No. of Recommendations: 1
Ah, here's a little of it:

For a time, Merrill’s business flourished as Mr. O’Neal took on more risk and made deep cuts. In 2006, Merrill made $7 billion from using its capital to trade for itself and clients, compared with $2.2 billion in 2002. Some riskier businesses that the firm was involved with, like private equity and lending, fared well this summer.

Merrill’s exposure to the volatile and ultimately toxic market for complex debt instruments called collateralized debt obligations exploded to more than $40 billion from around $1 billion about 18 months ago. Initially, the increased risk was a boon — part of a shift from the firm’s classic position as a money manager with an excellent stock underwriting business to a bank that had become increasingly hooked on the high-octane, high-risk returns that came from investing its own money.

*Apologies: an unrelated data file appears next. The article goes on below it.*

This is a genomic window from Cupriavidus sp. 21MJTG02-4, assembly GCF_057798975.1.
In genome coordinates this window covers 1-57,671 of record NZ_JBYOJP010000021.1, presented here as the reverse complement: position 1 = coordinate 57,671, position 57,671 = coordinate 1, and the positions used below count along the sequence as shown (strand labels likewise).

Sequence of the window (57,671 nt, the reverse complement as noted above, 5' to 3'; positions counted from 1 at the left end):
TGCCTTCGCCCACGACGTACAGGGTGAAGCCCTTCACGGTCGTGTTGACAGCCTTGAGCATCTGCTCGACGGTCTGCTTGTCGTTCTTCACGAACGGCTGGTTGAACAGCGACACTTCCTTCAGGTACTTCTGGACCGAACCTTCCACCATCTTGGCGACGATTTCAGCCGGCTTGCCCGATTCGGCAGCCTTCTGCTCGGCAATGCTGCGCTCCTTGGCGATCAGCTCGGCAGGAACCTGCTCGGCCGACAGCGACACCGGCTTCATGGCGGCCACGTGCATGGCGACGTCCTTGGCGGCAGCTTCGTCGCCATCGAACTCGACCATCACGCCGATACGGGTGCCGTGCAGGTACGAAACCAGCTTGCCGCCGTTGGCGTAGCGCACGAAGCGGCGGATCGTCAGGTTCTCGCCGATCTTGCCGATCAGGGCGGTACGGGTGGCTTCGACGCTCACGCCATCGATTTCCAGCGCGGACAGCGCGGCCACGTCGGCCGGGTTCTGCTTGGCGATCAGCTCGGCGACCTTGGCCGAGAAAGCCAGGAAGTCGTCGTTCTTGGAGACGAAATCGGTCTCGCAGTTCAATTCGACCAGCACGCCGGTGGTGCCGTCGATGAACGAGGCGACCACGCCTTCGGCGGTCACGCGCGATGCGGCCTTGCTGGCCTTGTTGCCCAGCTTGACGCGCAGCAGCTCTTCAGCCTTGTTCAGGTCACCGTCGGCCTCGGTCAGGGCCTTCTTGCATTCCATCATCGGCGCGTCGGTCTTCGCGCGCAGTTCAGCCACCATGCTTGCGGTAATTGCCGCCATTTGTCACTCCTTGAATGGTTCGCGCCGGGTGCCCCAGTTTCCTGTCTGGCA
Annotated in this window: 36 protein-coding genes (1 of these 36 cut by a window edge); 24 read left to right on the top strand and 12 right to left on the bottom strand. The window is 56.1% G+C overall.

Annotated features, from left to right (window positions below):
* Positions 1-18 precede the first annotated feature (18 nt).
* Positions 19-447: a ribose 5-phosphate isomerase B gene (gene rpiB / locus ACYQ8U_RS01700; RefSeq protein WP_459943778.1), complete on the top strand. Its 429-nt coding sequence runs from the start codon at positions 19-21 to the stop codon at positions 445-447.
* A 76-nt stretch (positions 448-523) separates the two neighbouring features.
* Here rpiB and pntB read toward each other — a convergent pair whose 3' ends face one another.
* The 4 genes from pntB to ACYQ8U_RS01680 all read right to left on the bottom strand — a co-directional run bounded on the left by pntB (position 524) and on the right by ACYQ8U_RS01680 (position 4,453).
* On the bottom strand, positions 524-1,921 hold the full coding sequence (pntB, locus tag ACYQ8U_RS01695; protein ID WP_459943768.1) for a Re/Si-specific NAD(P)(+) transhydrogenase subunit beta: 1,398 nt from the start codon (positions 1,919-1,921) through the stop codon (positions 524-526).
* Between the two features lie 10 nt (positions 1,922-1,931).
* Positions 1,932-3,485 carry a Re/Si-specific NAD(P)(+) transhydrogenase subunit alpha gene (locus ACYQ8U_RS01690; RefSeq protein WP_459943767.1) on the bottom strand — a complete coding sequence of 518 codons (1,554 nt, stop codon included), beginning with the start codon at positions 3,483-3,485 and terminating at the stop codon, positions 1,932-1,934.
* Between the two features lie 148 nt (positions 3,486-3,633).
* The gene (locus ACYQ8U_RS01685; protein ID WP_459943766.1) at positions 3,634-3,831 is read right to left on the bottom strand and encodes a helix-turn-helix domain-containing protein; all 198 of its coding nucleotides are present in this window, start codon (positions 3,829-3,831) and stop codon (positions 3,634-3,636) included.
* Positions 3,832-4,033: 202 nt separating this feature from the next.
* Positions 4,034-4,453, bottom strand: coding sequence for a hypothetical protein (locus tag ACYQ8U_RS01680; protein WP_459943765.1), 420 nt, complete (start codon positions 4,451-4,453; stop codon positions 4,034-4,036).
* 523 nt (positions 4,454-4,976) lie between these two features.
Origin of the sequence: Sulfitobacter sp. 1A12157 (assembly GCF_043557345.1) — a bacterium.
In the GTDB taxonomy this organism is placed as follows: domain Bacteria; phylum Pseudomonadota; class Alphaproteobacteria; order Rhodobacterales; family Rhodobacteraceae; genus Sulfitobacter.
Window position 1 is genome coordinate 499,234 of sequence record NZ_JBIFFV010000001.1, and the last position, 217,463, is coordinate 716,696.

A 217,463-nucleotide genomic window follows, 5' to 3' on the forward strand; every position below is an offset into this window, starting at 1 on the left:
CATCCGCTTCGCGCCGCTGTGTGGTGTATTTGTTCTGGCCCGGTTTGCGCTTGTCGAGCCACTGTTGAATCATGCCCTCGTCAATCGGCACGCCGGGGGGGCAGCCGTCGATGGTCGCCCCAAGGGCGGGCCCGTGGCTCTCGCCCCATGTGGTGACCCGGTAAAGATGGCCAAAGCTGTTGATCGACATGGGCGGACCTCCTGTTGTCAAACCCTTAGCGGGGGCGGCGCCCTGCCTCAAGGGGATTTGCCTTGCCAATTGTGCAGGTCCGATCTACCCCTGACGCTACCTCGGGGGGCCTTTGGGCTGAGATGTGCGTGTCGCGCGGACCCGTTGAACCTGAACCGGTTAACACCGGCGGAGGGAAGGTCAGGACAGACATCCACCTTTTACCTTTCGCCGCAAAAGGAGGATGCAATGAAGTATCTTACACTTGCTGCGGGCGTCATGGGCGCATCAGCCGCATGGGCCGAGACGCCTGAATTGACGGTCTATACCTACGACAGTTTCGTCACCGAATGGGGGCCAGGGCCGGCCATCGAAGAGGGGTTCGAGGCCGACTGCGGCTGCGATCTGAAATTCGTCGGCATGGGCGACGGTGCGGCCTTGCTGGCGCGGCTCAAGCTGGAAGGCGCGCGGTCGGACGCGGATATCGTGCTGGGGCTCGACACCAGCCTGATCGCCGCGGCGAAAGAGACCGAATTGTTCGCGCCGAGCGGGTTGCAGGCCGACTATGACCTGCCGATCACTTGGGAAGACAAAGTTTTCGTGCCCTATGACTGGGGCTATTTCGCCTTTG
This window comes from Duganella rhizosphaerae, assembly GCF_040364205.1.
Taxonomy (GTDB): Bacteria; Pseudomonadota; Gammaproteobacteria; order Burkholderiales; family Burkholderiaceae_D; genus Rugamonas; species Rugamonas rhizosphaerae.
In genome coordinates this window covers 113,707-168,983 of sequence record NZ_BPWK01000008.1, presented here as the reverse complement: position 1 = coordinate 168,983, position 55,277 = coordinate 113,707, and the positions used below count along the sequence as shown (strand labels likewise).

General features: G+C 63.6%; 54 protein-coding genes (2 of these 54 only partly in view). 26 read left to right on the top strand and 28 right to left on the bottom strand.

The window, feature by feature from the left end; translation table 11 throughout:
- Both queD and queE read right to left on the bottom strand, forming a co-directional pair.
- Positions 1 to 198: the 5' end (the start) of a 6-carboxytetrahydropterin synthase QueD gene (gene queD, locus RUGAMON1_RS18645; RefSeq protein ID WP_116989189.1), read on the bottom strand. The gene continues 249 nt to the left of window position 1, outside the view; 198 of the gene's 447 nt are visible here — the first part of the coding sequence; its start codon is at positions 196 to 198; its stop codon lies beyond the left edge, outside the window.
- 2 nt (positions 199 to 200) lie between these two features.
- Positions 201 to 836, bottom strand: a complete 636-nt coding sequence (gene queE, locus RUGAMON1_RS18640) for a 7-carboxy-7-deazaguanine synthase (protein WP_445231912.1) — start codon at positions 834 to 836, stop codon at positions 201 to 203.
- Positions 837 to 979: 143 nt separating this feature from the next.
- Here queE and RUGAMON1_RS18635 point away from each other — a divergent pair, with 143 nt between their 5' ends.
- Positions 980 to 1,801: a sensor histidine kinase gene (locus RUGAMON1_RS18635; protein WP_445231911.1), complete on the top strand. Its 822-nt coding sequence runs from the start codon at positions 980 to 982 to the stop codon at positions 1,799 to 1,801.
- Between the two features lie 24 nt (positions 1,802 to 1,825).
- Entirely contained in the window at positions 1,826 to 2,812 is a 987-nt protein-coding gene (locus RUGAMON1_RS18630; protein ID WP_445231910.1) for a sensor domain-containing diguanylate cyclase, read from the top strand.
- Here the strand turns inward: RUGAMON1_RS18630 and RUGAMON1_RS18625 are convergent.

[emphasis added]

I have very little doubt when we poke around in the bowels of the other actors in this drama (Citibank, etc.) we will find much the same thing; firms no longer content to have "good earnings", but who tried to skim off the gravy without understanding the risk they were absorbing at the same time. That's easy to do when times are good, and then it comes back and bites you and everybody says "Gee, that's a surprise!"
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